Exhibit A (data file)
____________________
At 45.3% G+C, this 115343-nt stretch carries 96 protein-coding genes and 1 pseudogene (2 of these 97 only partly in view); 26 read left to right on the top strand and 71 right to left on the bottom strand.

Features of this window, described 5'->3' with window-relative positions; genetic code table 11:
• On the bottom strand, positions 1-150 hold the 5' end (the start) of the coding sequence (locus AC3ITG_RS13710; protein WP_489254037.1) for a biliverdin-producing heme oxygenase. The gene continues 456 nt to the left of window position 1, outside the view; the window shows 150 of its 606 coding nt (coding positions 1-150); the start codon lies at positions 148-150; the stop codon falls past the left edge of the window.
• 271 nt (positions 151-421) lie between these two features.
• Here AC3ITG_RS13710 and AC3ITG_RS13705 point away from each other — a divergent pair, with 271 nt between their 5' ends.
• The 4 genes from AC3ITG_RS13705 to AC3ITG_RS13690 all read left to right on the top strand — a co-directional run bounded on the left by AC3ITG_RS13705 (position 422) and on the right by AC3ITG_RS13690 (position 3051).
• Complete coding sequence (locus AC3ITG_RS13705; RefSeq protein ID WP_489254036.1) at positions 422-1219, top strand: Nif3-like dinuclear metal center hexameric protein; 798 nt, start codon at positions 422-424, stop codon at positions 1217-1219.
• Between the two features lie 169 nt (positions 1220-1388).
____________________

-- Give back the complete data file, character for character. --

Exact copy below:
At 45.3% G+C, this 115343-nt stretch carries 96 protein-coding genes and 1 pseudogene (2 of these 97 only partly in view); 26 read left to right on the top strand and 71 right to left on the bottom strand.

Features of this window, described 5'->3' with window-relative positions; genetic code table 11:
• On the bottom strand, positions 1-150 hold the 5' end (the start) of the coding sequence (locus AC3ITG_RS13710; protein WP_489254037.1) for a biliverdin-producing heme oxygenase. The gene continues 456 nt to the left of window position 1, outside the view; the window shows 150 of its 606 coding nt (coding positions 1-150); the start codon lies at positions 148-150; the stop codon falls past the left edge of the window.
• 271 nt (positions 151-421) lie between these two features.
• Here AC3ITG_RS13710 and AC3ITG_RS13705 point away from each other — a divergent pair, with 271 nt between their 5' ends.
• The 4 genes from AC3ITG_RS13705 to AC3ITG_RS13690 all read left to right on the top strand — a co-directional run bounded on the left by AC3ITG_RS13705 (position 422) and on the right by AC3ITG_RS13690 (position 3051).
• Complete coding sequence (locus AC3ITG_RS13705; RefSeq protein ID WP_489254036.1) at positions 422-1219, top strand: Nif3-like dinuclear metal center hexameric protein; 798 nt, start codon at positions 422-424, stop codon at positions 1217-1219.
• Between the two features lie 169 nt (positions 1220-1388).